In the past, Market Urbanism has not been very pleased with municipal parking privatization schemes. While we are pro-privatization in theory, in practice, many of the schemes turn out to be seriously deficient in market credentials. For one, true privatization would mean giving the “owners” full rights to the land, including some sort of development rights. In addition to the option of leaving the land as parking, the “owners” should be allowed to use the space for other uses, like a parklet or maybe even opening it up to food trucks and small farmers’ markets. Or perhaps when they redevelop the property, they could extend the building a few more feet onto the sidewalk and make up the lost sidewalk space in what is now the parking space.
Parking privatization schemes, however, allow for none of that. So the only redeeming quality is that they are politically palatable ways of raising woefully underpriced on-street parking prices. But as the Queens Gazette reports, New York won’t even get this benefit if Bloomberg’s plan is successful:
The plan is similar to one established in Chicago in 2008 with one exception. Unlike the Chicago system, parking fees in New York City would remain in strict control of city officials. “In no way would officials give up the right to establish parking rates in New York City,” officials said.
So if the owners aren’t allowed to do anything but park cars in the spots, and they don’t even have the right to raise prices, then what exactly does the “privatization” do? Well, for one it gives the city an lump-sum check – essentially the net present value of the revenues of the space. This is really just a form of borrowing – while they’ll be getting more money now, they get less money later. But perhaps even more insidious is the addition of more stakeholders to the car-oriented status quo. I wrote the following about NJ Transit’s parking privatization plan, but it applies just as well to NYC’s on-street parking:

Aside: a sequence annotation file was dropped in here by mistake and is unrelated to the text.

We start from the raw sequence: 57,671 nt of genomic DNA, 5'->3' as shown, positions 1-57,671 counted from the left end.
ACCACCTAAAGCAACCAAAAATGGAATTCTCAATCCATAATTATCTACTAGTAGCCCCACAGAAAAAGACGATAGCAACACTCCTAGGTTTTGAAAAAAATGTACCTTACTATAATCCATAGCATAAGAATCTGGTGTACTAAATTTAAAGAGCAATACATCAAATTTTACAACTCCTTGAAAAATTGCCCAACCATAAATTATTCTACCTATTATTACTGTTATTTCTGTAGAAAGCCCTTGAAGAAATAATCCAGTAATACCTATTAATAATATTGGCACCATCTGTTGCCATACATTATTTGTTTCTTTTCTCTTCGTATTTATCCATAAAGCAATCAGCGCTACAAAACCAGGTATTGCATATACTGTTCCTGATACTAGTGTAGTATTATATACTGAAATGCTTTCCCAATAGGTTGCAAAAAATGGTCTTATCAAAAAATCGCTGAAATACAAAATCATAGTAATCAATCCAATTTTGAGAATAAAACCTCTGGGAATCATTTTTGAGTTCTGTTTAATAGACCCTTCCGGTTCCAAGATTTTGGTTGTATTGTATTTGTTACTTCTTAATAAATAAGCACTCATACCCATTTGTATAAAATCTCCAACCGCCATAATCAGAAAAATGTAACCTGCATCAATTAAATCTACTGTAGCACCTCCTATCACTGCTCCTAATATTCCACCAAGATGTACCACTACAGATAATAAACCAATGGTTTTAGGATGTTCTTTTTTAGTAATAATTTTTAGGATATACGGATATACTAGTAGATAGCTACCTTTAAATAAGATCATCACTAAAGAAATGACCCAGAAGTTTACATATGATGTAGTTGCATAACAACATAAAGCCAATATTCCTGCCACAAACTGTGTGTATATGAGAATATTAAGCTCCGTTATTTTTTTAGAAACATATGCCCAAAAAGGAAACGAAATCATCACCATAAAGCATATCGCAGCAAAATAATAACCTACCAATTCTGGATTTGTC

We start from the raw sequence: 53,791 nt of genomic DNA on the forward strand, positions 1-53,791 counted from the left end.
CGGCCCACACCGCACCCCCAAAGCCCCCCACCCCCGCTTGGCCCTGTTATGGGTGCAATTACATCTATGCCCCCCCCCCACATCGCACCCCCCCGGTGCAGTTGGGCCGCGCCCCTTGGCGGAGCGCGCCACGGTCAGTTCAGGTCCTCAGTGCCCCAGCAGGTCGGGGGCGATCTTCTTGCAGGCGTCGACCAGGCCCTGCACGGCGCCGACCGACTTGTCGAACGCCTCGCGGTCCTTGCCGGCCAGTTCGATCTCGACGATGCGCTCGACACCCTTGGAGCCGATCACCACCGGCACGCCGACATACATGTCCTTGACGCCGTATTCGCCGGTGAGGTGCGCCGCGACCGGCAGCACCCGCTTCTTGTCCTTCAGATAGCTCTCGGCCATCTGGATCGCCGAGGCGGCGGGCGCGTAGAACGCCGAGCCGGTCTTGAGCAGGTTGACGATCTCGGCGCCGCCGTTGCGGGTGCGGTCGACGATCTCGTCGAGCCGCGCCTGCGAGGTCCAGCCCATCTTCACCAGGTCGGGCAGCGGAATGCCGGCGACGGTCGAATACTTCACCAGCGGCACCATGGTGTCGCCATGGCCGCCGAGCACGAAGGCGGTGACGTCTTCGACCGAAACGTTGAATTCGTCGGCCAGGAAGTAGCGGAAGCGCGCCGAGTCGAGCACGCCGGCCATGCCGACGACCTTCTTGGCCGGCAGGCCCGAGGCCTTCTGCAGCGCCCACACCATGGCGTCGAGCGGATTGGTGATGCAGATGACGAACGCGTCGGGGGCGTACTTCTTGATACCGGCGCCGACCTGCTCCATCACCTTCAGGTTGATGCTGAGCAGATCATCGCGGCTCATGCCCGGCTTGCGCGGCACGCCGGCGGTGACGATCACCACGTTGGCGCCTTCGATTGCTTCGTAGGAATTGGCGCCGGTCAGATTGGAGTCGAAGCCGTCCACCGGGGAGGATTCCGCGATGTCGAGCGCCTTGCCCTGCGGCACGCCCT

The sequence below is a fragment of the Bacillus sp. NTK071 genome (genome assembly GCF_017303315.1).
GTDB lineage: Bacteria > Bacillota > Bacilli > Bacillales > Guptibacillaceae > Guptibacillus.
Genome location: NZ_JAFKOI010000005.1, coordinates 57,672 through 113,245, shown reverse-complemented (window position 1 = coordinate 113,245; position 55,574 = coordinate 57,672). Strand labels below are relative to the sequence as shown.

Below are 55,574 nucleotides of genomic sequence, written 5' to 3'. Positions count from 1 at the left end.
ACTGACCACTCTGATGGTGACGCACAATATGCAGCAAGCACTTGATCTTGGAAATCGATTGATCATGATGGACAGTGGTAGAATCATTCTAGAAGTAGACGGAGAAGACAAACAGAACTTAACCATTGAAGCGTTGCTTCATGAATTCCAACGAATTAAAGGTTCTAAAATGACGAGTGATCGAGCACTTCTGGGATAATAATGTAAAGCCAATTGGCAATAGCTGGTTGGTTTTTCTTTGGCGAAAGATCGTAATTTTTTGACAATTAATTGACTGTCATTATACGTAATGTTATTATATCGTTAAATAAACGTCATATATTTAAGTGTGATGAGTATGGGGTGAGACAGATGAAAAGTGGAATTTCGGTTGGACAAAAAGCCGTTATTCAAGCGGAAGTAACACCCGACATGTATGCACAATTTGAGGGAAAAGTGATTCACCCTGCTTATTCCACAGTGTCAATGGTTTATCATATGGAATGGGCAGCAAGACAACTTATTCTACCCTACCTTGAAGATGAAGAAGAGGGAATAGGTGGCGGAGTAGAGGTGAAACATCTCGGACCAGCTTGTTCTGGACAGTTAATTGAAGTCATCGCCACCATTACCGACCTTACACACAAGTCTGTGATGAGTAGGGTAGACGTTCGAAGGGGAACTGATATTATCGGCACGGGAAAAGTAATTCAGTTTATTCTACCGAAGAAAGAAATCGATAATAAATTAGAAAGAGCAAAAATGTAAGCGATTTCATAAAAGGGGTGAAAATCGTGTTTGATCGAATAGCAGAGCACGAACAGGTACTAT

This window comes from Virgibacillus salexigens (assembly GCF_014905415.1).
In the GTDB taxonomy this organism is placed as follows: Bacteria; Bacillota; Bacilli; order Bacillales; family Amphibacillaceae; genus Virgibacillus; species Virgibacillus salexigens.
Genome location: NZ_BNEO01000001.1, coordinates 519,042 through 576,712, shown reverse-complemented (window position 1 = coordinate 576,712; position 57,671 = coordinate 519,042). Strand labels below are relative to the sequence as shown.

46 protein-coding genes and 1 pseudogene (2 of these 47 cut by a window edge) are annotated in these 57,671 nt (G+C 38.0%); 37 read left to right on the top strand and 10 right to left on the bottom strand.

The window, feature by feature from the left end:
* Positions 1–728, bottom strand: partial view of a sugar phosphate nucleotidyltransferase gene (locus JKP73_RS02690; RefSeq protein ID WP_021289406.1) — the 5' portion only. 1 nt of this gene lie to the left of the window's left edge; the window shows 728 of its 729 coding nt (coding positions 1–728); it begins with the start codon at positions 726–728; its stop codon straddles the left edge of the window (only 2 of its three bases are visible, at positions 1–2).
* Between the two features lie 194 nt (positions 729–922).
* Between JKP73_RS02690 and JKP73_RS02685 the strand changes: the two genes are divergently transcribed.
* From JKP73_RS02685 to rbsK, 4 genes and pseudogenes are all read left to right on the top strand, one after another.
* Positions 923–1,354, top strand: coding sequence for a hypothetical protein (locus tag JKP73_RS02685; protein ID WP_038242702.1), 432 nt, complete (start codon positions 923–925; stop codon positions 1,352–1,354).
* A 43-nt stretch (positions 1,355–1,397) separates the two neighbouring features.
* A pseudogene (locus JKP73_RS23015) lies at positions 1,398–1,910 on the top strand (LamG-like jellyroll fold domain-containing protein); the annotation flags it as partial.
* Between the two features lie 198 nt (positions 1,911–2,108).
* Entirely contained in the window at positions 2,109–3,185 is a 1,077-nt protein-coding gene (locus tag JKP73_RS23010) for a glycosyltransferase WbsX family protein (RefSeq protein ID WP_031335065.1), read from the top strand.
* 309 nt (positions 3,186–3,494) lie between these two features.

[R]ather than taking on entrenched suburban interests, we’re just adding another layer of government dependents, this time of the monied corporate variety (bidders include KKR, Morgan Stanley, Carlyle, and JP Morgan). The land on which transit parking lots sit is uniquely positioned to be converted into dense development, and the only thing worse than sitting on the land would be for the agencies to sign away their rights to change that within the foreseeable future.